Hospitals Cut Colorectal Surgical-Site Infections by a Third

November 28, 2012

Seven academic medical centers reduced their rate of colorectal surgical site infections (SSIs) by 32% with interventions that included hand sanitizer, new sets of instruments for closure, and postoperative telephone calls to patients about wound care, leaders of the quality improvement campaign announced at a press conference today.

The hospitals scored an even bigger success by lowering the rate for a type of colorectal SSI called superficial incisional by 45%. In all, they avoided an estimated 135 colorectal SSIs, thereby saving more than $3.7 million. They also lowered the average length of stay for patients with these infections from 15 days to 13 days.

"These improvements represent victories for patients, caregivers, and healthcare as a whole," said Mark Chassin, MD, MPH, president of the Joint Commission, which organized the 30-month project through its Center for Transforming Health Care in collaboration with the American College of Surgeons. The hospitals that voluntarily participated are:

  • Cedars-Sinai Health System, Los Angeles, California;

  • Cleveland Clinic, Cleveland, Ohio;

  • Mayo Clinic–Rochester Methodist Hospital, Rochester, Minnesota;

  • North Shore–Long Island Jewish Health System, Great Neck, New York;

  • Northwestern Memorial Hospital, Chicago, Illinois;

  • OSF Saint Francis Medical Center, Peoria, Illinois; and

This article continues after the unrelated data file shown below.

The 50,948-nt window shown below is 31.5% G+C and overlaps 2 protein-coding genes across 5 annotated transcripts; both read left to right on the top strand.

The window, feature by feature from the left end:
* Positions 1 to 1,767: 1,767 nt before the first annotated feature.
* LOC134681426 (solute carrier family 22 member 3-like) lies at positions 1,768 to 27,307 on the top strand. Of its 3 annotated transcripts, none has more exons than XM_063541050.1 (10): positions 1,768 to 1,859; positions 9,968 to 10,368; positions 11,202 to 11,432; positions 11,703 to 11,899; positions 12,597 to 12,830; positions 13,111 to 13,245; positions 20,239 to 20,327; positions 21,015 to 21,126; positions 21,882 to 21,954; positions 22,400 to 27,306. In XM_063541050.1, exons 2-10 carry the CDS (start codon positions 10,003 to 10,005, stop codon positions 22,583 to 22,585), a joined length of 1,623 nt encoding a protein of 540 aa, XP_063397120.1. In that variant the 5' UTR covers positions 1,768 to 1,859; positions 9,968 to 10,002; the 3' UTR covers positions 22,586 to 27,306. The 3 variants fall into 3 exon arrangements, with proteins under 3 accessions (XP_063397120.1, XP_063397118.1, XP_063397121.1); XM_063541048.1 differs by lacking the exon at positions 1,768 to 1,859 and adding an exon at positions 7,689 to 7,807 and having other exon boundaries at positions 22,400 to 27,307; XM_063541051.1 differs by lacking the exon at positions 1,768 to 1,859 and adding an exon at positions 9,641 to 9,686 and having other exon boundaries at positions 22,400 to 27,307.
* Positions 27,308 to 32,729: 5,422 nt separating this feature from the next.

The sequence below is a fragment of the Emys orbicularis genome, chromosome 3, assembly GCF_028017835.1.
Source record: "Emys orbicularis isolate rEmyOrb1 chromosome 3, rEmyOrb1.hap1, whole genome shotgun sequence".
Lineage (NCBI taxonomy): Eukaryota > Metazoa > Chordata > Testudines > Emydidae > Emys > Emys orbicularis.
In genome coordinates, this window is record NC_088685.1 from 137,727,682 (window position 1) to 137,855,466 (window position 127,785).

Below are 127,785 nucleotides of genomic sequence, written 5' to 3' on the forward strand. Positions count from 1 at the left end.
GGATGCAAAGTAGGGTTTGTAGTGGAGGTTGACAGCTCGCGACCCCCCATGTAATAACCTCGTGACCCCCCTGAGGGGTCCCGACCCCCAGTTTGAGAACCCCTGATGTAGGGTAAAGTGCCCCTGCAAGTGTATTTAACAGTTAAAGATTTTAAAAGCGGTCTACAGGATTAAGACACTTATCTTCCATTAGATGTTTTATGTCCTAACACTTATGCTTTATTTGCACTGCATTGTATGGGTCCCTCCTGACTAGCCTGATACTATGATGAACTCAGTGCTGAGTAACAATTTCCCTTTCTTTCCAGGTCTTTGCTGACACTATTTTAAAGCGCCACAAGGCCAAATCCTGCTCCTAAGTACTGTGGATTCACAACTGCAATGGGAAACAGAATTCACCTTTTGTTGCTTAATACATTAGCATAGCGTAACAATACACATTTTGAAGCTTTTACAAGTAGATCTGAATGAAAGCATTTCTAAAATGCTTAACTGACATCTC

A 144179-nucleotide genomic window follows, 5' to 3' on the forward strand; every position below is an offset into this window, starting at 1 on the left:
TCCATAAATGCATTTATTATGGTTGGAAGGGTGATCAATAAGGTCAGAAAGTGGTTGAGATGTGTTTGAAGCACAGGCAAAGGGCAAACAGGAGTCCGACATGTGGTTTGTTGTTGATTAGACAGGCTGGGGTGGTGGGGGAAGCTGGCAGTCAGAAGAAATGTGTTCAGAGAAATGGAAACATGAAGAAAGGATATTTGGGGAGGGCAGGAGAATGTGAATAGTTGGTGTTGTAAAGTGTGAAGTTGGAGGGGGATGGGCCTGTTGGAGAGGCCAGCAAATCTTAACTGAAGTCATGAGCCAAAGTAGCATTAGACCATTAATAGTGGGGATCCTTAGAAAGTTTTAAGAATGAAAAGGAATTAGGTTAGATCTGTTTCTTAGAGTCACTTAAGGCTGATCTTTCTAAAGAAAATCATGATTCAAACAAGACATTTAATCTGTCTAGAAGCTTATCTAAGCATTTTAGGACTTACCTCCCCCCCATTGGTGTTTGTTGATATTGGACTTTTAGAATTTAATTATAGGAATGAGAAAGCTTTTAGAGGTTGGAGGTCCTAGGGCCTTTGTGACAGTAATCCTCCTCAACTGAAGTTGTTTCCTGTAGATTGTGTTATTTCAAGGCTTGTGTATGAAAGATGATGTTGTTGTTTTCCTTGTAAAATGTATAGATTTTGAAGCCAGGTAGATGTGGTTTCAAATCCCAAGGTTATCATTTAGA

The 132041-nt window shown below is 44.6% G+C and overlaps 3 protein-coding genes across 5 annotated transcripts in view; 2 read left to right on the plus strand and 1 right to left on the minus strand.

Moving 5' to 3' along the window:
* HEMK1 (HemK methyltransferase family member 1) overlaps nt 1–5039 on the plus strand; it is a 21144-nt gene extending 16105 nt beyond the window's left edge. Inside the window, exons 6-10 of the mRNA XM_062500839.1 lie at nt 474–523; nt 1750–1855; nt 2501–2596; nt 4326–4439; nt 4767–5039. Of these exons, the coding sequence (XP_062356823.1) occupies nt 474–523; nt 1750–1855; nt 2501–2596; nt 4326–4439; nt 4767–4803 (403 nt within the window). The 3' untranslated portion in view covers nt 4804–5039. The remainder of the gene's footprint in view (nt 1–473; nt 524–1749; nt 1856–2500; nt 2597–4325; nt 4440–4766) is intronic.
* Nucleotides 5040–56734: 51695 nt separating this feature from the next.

• Stanford Hospital & Clinics, Palo Alto, California.

Is the Patient Warm Enough?

Dr. Chassin said the researchers targeted colorectal SSIs because colorectal surgeries are very common, are performed in hospitals large and small, and are subject to significant infection risks. Plus, colorectal SSI rates vary widely from hospital to hospital, said Dr. Chassin, demonstrating ample room for improvement. Although the national rate is between 15% and 20%, it can approach 60% at some institutions, noted Shirin Towfigh, MD, director of the Medical Student Education Program in the surgery department at Cedars-Sinai Medical Center.

The 7 hospitals in the Joint Commission project lowered their colorectal SSI rate from 15.8% to 10.7%. To do that, said Dr. Chassin, they first identified the leading causes of the infections, which differed from hospital to hospital. The anti-infection tactics they developed covered all phases of care: preadmission, preoperative, intraoperative, postoperative, and postdischarge. They include:

  • attaching hand sanitizer containers to bed posts to make them readily available to clinicians,

  • screening patients for infections during preadmission testing,

  • establishing weight-based protocols for antibiotic dosing,

  • automatically redosing antibiotics if a surgery goes beyond 3 to 4 hours,

  • standardizing procedures to keep the patient sufficiently warm and initiating these procedures before the operation,

  • giving surgeons and nurses a new set of instruments as well as new gowns and gloves before closure,

  • consulting a wound ostomy nurse for complicated wound management, and

  • calling patients within a week after discharge to review wound-care management.

Dr. Chassin said the Joint Commission's Center for Transforming Health Care will proceed to share the lessons of the project with hospitals nationwide. He cautioned, however, that there is no "one-size-fits-all" solution, because every hospital's infection problem is different. Instead, solutions must be tailor-made.

"The only way you can do that is to measure the causes," he said.

More information about the campaign against colorectal SSIs is available on the Web site of the Center for Transforming Health Care.

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